(The Hill) – President Biden on Thursday said the Senate should carve out an exception to the 60-vote filibuster to codify abortion rights after the Supreme Court overturned the precedent set by Roe v. Wade.
“The most important thing to be clear about is I believe we have to codify Roe v. Wade in the law, and the way to do that is to make sure the Congress votes to do that,” Biden said at a press conference at the NATO summit in Spain.
“And if the filibuster gets in the way, it’s like voting rights, it should be we provide an exception for this, requiring an exception to the filibuster for this action to deal with the Supreme Court decision,” Biden added.
A change to the filibuster, which requires 60 votes in the Senate for most legislation to pass, would make it so that abortion rights or broader privacy rights like access to contraception and the right to same-sex marriage could be codified into law with a simple majority.
Democrats have sounded the alarm that striking down Roe could be the first in a series of court decisions rolling back precedents that protected access to contraception and same-sex marriage after Justice Clarence Thomas wrote in a concurring opinion that those precedents should be revisited.
Democrats hold the Senate majority with 50 senators, plus Vice President Harris acting as a tie-breaking vote.
But Biden’s previous call for a filibuster exception for voting rights legislation failed to gain traction, and there is unlikely to be enough support for a similar carve out for abortion. All 50 Democrats would need to support the change, and Sens. Joe Manchin (D-W.Va.) and Kyrsten Sinema (D-Ariz.) have expressed concerns about altering the filibuster.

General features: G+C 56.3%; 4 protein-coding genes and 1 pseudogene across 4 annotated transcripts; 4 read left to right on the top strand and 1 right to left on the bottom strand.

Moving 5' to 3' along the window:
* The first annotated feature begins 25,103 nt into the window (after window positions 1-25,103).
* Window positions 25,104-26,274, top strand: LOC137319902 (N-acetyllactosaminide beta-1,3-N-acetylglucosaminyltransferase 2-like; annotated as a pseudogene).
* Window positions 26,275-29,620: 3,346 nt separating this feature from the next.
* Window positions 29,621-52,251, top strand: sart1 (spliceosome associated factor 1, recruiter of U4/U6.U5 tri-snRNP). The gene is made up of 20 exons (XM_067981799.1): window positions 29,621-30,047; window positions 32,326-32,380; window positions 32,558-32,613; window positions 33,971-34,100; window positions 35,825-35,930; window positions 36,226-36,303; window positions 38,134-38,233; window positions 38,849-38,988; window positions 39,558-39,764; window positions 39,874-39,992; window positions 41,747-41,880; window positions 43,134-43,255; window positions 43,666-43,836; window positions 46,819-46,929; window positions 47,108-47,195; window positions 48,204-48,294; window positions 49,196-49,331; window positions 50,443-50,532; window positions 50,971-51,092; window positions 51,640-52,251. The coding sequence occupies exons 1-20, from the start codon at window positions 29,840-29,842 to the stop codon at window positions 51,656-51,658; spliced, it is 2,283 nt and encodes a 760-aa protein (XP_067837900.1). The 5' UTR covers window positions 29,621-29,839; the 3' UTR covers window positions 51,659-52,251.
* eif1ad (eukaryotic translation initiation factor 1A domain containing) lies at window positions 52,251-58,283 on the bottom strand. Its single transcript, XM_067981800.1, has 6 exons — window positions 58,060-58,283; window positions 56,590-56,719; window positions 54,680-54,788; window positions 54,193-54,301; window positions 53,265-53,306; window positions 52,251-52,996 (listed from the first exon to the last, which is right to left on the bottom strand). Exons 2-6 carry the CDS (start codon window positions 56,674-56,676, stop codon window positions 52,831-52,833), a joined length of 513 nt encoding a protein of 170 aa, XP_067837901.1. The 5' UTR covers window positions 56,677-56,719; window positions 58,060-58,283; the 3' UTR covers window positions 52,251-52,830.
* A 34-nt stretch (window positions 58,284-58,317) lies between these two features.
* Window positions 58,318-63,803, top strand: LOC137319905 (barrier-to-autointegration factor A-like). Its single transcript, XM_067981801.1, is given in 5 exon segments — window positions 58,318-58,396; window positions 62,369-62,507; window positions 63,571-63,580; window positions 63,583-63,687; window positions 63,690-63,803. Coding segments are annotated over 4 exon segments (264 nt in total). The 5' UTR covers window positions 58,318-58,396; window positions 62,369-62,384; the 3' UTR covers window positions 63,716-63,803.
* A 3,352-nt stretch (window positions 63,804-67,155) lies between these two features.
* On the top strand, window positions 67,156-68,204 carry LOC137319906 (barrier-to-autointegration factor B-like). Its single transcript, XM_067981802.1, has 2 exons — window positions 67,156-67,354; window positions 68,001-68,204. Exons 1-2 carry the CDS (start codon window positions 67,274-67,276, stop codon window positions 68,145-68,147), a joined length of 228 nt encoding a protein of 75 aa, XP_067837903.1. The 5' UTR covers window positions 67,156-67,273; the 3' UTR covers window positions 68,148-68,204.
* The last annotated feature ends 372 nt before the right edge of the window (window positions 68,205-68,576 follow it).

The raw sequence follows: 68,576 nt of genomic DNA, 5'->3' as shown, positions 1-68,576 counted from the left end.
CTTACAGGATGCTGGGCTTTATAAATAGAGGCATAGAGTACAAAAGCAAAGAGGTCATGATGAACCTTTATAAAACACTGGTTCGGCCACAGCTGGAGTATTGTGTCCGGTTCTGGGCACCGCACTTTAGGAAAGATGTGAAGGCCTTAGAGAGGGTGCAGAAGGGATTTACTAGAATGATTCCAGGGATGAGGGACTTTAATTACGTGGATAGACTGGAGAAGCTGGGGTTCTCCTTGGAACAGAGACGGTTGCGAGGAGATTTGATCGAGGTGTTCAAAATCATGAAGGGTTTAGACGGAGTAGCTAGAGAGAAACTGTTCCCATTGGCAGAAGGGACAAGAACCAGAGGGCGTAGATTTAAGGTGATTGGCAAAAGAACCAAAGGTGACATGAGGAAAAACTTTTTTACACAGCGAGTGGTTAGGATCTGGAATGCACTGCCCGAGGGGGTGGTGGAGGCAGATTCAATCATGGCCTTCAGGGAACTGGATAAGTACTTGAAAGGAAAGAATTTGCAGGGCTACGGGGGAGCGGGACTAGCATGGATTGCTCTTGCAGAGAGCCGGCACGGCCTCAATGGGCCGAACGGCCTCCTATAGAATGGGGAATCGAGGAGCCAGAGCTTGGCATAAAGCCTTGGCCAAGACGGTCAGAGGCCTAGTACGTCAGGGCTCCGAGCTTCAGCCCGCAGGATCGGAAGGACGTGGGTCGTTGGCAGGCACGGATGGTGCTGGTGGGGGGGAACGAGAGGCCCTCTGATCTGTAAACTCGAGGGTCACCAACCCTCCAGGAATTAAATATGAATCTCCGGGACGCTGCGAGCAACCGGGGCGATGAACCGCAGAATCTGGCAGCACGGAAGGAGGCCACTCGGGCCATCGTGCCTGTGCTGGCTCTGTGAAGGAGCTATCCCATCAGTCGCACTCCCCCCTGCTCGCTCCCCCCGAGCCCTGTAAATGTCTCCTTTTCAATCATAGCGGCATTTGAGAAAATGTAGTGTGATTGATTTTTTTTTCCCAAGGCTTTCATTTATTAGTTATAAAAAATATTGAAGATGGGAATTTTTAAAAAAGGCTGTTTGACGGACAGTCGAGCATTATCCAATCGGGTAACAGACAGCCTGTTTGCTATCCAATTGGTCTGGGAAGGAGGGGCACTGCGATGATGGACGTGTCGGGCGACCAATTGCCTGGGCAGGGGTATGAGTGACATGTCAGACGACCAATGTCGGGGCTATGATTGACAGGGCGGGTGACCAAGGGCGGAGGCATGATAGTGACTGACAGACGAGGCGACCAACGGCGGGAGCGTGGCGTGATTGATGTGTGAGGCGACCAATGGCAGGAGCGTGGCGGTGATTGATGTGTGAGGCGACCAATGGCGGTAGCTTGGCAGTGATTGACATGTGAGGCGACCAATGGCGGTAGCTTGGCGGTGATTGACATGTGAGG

The White House has been under intense pressure by Democratic lawmakers and voters to take action after the Supreme Court last week struck down Roe v. Wade, eliminating the nearly 50-year-old constitutional right to abortion and handing states authority to drastically limit or ban the procedure.
The court’s ruling upheld Mississippi’s 15-week abortion ban, which directly clashed with Roe’s requirement that states permit abortion up to the point of fetal viability, around 24 weeks, as well as Planned Parenthood v. Casey, a 1992 decision that reaffirmed Roe’s core holding.
The court decision sparked outcry across the country over the rolling back of women’s rights and access to reproductive health care. And the White House came under scrutiny for its lack of response given a draft of the court decision had leaked weeks earlier.
The White House has so far expressed frustration with the decision, but it has offered few tangible measures to try and protect abortion access in the immediate aftermath of the ruling.
The Pentagon said in a memo it will continue to provide abortions at military facilities in cases when the mother’s life is at risk or if the pregnancy is the result of rape or incest.
The White House has knocked down talk from some lawmakers to protect abortion access on federal lands, arguing it would have too many unintended consequences.
Biden said Thursday he will meet with governors who have acted to protect abortion access once he returns to Washington, D.C.
“The one thing that has been destabilizing is the outrageous behavior of the Supreme Court the United States in overruling, not only Roe v. Wade, but essentially challenging the right to privacy,” Biden said.